The Director of Rehab
I have been promoted to DOR. Now when something goes wrong with therapy (minutes not being met, coverage, squabbles etc.) I am held accountable. The bulls-eye on my back just grew. This arrangement should not change how I perceive patients and pay sources but it does. I will emphasize that quality patient care should take precedence over insurance and pay source but it can skew my vision about what a good financial steward should be. Sometimes tough decisions should not have to be made.
On my first day, I wanted to come in like chef Gordon Ramsay and start to change the place to fit my view of how therapy should look. But I have been employed as a therapist long enough to know it doesn't work like that. I have also witnessed too many newbies do that very same thing only to have a department crumble. My first objective was to figure out how to do my job in a new role. I think it will take longer than I anticipated. There does not seem to be enough time in a day to accomplish everything I need to or want to at work. Time management will be my BFF.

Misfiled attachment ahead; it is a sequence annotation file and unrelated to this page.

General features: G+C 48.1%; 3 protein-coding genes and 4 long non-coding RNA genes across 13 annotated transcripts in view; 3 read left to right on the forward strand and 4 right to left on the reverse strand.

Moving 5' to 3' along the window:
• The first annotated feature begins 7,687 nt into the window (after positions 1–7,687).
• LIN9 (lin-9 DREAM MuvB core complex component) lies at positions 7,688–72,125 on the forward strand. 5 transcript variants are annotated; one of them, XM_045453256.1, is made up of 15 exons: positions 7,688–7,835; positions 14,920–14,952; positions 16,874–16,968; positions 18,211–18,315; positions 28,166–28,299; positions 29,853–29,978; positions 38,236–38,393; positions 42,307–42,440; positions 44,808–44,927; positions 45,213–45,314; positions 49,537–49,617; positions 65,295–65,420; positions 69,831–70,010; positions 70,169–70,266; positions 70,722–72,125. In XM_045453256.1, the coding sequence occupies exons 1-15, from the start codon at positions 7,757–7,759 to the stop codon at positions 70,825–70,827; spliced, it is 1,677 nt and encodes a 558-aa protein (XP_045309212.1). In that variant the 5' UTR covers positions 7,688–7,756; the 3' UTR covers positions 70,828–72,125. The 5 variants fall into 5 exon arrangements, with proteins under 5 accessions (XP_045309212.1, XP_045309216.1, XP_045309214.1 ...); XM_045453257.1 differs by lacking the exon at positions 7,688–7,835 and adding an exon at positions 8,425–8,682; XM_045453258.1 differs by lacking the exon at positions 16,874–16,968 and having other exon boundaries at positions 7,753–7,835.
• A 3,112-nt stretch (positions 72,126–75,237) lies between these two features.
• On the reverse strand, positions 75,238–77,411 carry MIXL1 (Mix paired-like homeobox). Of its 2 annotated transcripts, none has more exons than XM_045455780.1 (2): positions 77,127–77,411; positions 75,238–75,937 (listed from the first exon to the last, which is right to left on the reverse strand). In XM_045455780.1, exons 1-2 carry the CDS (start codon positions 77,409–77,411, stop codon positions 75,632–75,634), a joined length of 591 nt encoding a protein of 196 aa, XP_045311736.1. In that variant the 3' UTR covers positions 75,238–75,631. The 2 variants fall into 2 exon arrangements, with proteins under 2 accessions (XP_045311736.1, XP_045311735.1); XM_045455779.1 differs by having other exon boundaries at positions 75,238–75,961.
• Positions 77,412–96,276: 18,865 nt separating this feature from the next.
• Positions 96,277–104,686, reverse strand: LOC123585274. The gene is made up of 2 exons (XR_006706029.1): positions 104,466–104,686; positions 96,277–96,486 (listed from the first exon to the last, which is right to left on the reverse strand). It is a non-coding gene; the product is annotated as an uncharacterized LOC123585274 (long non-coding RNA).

And to top it off I continue with my caseload of patients (Do I sound like I am complaining?). Actually I enjoy the new challenge to organize my day in such a way to get as much done as possible and put off decisions that do not need immediate attention. The only thing I really need to find out is where to file all the reports and paperwork. Then I remembered Doug. He was straightening his desk and I gave him a written report about patients I had seen one weekend. While we were talking, he inadvertently picked up my report and stuffed it in the shredder.